1.5 (1.1 to 2.1)
0.9 (0.6 to 1.6)
1.0 (0.6 to 1.6)
1.3 (0.8 to 2.2)
Medical school appointment
0.9 (0.7 to 1.2)
1.0 (0.7 to 1.3)
1.0 (0.8 to 1.3)
Table 3. . Adjusted relative odds of always counseling about healthy weight by the patient's age, Physician Practices Survey, 1998 to 1999
Counseling about healthy weight by patient's age
2 to 5 years
6 to 12 years
13 to 18 years
# Always counsel
ORa (95% CI)
# Always counsel
ORa (95% CI)
# Always counsel
ORa (95% CI)
N = 813 pediatricians.
ORa, odds ratio adjusted for age, sex, BMI, board certification, region of the U.S., time spent with child during well-care visit, number of patients seen per week for well-care, practice setting, medical school appointment; CI = confidence interval.
1.5 (1.1 to 2.0)
2.3 (1.7 to 3.1)
2.2 (1.6 to 3.1)
Average time spent with child during well-care or routine visits (minutes)
1.4 (1.0 to 1.9)
1.8 (1.3 to 2.4)
1.7 (1.3 to 2.4)
Number of patients seen per week for well-care
1.9 (1.3 to 2.7)
1.5 (1.1 to 2.0)
1.7 (1.2 to 2.3)
Nutrition and Physical Activity Counseling among Pediatricians Who Always Counsel about Healthy Weight
Most physicians who always counseled about maintenance of a healthy weight also always counseled about physical activity and nutrition (Figure 2). Pediatricians who always counseled about healthy weight counseled about physical activity less in the 2-to-5 year age group compared with 6-to-12-year and 13-to-18 year age groups (72% vs. 85% and 89%, respectively). Approximately 90% of weight-counseling pediatricians always counseled patients about nutrition in all three age groups. Only 38% of pediatricians who always counseled about healthy weight responded that they always counseled the caregivers of patients in the 2-to-5-year age group about balancing caloric intake with caloric expenditure. The percentages were slightly higher for the 6-to-12-year (48%) and the 13-to-18-year (54%) age groups.
In this article, we describe the healthy-weight counseling practices of U.S. pediatricians by presenting the reported frequency of counseling, the demographic and practice characteristics of those who replied that they counsel, and the frequency of reported counseling about weight-related topics. The prevalence of purported counseling about maintenance of a healthy weight was relatively high. Approximately one-half of the pediatricians surveyed reported always discussing maintenance of a healthy weight with children or adolescents or their caregivers during well-care visits. Although some of the commonly used guidelines do not include the specific recommendation to counsel about maintenance of a healthy weight in the younger age groups, almost all pediatricians surveyed reported counseling about this issue at least some of the time.
It is difficult to compare our findings with other studies examining this topic because other surveys differ in the unit of analysis or the specific questions asked regarding the frequency of healthy-weight counseling or the type of visit. Our study is most similar to that of Frank et al., in which 72% of female pediatricians reported counseling yearly about healthy weight (9). The higher results in that study may have reflected that the pediatrician was considering all communications within a year's time, including those involving acute-care appointments. Similar to our results, but using a different unit of analysis, Bethel et al. found that 50.5% of adolescents reported that they had received counseling about diet, weight, and exercise from their physician (10).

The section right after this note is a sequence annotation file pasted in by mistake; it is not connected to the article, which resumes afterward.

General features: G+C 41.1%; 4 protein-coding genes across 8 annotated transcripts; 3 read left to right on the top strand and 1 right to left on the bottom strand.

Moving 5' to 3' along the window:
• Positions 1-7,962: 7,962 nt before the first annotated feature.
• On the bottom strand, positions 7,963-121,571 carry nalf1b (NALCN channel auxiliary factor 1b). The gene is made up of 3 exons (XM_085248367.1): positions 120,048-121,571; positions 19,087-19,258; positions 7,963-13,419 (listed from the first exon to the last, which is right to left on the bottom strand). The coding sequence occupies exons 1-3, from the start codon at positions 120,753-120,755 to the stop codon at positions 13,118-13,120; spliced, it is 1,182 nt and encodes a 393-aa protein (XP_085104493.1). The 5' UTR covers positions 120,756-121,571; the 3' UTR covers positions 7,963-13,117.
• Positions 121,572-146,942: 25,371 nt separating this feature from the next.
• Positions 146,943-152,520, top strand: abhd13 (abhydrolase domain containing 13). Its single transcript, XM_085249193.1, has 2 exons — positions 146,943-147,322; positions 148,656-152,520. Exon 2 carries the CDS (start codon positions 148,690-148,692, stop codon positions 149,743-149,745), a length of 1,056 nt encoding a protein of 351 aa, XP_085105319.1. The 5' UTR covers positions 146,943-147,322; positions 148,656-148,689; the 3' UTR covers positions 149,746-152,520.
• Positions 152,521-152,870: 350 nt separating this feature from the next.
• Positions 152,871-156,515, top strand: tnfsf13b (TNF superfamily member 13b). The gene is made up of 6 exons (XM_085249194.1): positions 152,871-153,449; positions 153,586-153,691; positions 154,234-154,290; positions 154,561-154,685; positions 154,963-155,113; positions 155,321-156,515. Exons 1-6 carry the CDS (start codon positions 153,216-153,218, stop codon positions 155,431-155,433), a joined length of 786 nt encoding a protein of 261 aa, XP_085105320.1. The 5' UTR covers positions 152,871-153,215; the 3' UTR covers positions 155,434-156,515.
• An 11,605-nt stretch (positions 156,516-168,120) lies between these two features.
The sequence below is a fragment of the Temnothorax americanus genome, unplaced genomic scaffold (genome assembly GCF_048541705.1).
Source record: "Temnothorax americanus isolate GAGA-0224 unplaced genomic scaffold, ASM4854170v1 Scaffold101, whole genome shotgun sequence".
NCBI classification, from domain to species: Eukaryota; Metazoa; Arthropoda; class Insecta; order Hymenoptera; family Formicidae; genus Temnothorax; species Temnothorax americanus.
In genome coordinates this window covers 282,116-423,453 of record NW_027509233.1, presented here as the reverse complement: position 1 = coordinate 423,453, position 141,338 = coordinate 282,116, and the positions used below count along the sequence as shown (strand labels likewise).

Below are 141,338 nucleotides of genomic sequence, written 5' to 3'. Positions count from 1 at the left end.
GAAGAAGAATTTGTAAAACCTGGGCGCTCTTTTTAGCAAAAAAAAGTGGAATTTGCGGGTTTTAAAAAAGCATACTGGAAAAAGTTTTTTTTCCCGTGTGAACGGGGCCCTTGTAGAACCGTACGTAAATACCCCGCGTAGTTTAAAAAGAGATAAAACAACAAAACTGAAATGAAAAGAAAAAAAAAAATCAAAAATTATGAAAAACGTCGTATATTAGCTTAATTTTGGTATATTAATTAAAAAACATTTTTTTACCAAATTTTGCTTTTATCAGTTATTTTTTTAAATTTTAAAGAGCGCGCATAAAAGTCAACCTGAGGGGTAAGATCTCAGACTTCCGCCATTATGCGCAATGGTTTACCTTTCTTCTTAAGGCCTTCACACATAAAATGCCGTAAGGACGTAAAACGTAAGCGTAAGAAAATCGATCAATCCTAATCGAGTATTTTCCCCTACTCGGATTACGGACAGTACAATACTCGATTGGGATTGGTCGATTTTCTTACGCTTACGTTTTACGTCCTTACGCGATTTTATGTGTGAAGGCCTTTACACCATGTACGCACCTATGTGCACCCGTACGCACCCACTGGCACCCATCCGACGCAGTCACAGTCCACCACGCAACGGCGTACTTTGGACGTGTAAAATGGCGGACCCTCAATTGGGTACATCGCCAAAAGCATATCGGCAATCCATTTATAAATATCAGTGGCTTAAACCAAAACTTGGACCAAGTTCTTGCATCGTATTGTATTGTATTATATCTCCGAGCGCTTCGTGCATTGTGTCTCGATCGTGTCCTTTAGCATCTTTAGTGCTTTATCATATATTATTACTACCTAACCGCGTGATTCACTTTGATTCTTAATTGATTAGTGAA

Although not all pediatricians may always be counseling on this topic, our study suggests a relatively high frequency of weight counseling by pediatricians. Across all three age groups of patients, pediatricians who reportedly always counseled were more likely to be women, to see more patients per week, and to spend more time with the patient. Our results regarding gender are consistent with the evidence reviewed by Frank and Kunovich-Frieze, who found that female physicians of various specialties are more avid preventionists than men (15), and studies by Holund et al. (16) and Kristeller and Hoerr (17), which demonstrated that women are more likely to discuss weight management with their adult, overweight patients. Some have hypothesized that women are more likely to provide preventive health services because they spend more time with their patients (18); however, in our study, the effect of gender was evident even after controlling for the average length of the visit.
Our results suggest that physicians who spend more time with their patients are more likely to counsel about maintenance of healthy weight. These results are consistent with studies that found lack of time as a perceived barrier to counseling about health topics in adults (19, 20, 21). Cheng et al. found that perception of adequate time was not associated with pediatricians’ counseling about growth and nutrition (22). However, weight counseling, which may be prioritized lower than growth and nutrition for pediatricians, was not specifically addressed in Cheng's study. Time is an enabling factor and may be the deciding factor when a physician is attempting to prioritize multiple issues (23). The amount of time spent with patients is a characteristic that could potentially be addressed within the office setting, either by pediatricians ensuring adequate time for well-care visits or by using other professional staff to provide preventive counseling (e.g., nurses or dieticians). We found that seeing more patients per week for well-care visits in each age group was associated with always counseling about maintenance of a healthy weight. Few studies have examined the association between the number of patients and counseling practices. Frank et al. used a variable that could be considered a proxy (hours worked per week) and found that female primary care and specialist physicians who worked <40 hours per week were less likely to provide weight counseling (24). We hypothesize that physicians who repeat more frequently the same visit type may be more likely to incorporate the weight-recommended counseling behaviors into their routine.